New chair of Health Policy & Management named

Arthur R. Williams, PhD, a nationally recognized expert in health services research and management, was recently appointed the new chair of USF College of Public Health’s Department of Health Policy and Management. Dr. Williams, whose 40 years of professional experience bridge the public and private sectors, started Jan. 14.

Chosen as professor and chair of the department following an extensive national search, Dr. Williams came to USF from Kansas City, MO. In Kansas City, he was director of the Center for Health Outcomes and Health Services Research at Children’s Mercy Hospitals and Clinics, and professor of pediatrics at the University of Missouri Medical School. From 2002 to 2007, he held several positions at the renowned Mayo Clinic in Rochester, MN — as chair of the clinic’s Division of Health Care Policy & Research, professor in clinical research at the Mayo Graduate School, and co-director of the clinic’s Knowledge Translation Research Unit, which focuses on translating the best available science into routine clinical practice.

Dr. Williams served on faculty of the University of Florida College of Nursing from 1984 to 1990, giving him a unique understanding of public health and health services in Florida. He has worked with the Rockefeller, Ford, and Robert Wood Johnson Foundations; city, state, and local governments; as well as major health care providers, and served as a consultant to health insurers (Blue Cross & Blue Shield) and private industry (IBM).

Arthur Williams, PhD

Dr. Williams said he looks forward to building on the strengths of the Department of Health Policy & Management to increase its stature as USF and the College of Public Health continue to make national gains.

“USF began primarily as a liberal arts commuter school and has successfully forged ahead to become to a major research university, with modest cost to the state of Florida. That’s quite a unique achievement that greatly benefits students and generates new knowledge and opportunities for economic growth, development, and job creation,” Dr. Williams said. “And for a relatively young school of public health, the USF College of Public Health has already attained an impressive top 20 ranking.” (USF is listed in the top 20 of U.S. News & World Report’s latest ranking of graduate public health programs.)

Dr. Williams has a strong track record of National Institutes of Health-funded research, including studies investigating ways to provide cost-effective, quality home care to patients after hospitalization in order to prevent or reduce the costs of rehospitalizations. His research has focused on health policy and quantitative assessments of the delivery of health care and its outcomes (including cost and quality) for patients, families and communities. For example, with the support of $1.6-million National Institute for Nursing Research grant, Dr. Williams and his spouse (Phoebe D. Williams, PhD, RN, FAAN) demonstrated that an intervention designed to address needs of siblings with chronically ill brothers and sisters and their parents led to improvements in knowledge about illness, mood, feelings of social support, and sibling behaviors over a year of observation.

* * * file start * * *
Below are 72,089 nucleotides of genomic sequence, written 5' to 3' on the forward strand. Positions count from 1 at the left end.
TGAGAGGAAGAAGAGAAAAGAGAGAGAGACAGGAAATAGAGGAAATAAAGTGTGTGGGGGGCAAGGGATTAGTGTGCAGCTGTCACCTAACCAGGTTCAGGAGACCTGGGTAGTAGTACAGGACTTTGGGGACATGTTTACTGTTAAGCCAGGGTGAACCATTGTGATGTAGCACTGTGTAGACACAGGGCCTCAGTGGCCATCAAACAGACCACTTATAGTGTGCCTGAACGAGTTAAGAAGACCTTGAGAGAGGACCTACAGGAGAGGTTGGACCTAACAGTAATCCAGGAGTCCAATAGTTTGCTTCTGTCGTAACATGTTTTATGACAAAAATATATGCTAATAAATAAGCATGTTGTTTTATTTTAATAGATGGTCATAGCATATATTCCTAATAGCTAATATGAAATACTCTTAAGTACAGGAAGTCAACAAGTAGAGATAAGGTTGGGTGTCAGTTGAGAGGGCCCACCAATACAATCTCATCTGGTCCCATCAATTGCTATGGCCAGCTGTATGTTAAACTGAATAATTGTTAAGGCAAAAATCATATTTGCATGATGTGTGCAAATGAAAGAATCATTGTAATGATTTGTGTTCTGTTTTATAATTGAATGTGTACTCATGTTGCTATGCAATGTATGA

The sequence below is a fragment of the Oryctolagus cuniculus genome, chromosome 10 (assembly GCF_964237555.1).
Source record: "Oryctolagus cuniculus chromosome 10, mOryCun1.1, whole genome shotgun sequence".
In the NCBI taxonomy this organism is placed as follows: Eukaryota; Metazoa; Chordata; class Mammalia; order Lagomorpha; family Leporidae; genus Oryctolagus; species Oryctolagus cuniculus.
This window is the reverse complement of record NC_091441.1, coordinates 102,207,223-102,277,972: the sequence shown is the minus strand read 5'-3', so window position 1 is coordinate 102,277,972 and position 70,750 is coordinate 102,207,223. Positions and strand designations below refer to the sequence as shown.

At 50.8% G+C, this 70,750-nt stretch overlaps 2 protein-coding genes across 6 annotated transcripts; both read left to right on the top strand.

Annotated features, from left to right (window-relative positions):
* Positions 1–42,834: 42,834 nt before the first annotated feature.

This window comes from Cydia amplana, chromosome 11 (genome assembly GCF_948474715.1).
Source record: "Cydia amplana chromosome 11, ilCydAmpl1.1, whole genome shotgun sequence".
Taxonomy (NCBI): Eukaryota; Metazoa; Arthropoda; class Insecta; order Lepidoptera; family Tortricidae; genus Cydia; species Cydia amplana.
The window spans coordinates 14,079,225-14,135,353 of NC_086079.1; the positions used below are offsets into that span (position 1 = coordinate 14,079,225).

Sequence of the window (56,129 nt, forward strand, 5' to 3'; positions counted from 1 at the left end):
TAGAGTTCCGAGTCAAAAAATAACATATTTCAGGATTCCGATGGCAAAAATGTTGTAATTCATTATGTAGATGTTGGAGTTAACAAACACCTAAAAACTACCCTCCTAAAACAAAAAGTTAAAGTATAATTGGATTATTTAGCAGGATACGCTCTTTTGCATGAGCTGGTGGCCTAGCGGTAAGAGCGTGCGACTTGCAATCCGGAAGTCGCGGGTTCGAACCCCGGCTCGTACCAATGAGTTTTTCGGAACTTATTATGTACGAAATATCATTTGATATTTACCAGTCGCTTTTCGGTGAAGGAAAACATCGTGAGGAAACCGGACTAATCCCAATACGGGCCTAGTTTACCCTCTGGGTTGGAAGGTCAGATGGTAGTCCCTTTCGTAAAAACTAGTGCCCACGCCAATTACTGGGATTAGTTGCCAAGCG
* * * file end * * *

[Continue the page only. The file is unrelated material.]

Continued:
While at the Mayo Clinic, Dr. Williams played a key role in the institution’s successful application to establish one of the country’s first federally-funded Centers for Clinical and Translational Research. He wrote much of the community health section of the prestigious NIH Clinical and Translational Science Award (CTSA).

Dr. Williams received a PhD in public policy, government and economics from Cornell University in 1981. He holds a MA degree in public finance, economic development, and econometrics from the University of the Philippines, and a MPA degree in urban administration (city management) and economic and social development from the University of Pittsburgh’s Graduate School of Public & International Affairs (GSPIA). He has done postdoctoral training in epidemiology and in health services administration at Johns Hopkins University, the New England Epidemiology Institute, and the Sloan Program in Health Administration(Cornell University).

His numerous honors included an award as 2001-02 Senior Fulbright Research Scholar in the Philippines, where he studied how community characteristics, such as social networks, affect the long-term health of children. With the support of a Fulbright Regional Travel Award, he also taught health outcomes research and quantitative methods at universities in the Philippines, Thailand, and Indonesia and consulted with the ministries of health in those countries.

Dr. Williams has authored or co-authored more than 90 articles in peer-reviewed journals and six books and monographs. He is a reviewer for several journals, including the Journal of Applied Statistics, the Journal of Health Economics, and the Journal of Behavioral Medicine. He was academically trained in five languages — Tagalog (the Philippines), Bahasa Indonesia (Indonesia), Spanish, French and German.

Dr. Williams steps in for Barbara Langland Orban, PhD, who has served as the chair of Health Policy & Management since 1998. Dr. Orban, an associate professor of health policy and management, is will focus on the college’s Master of Health Administration (MHA) program and related accreditation efforts.

Story by Anne DeLotto Baier, USF Health Communications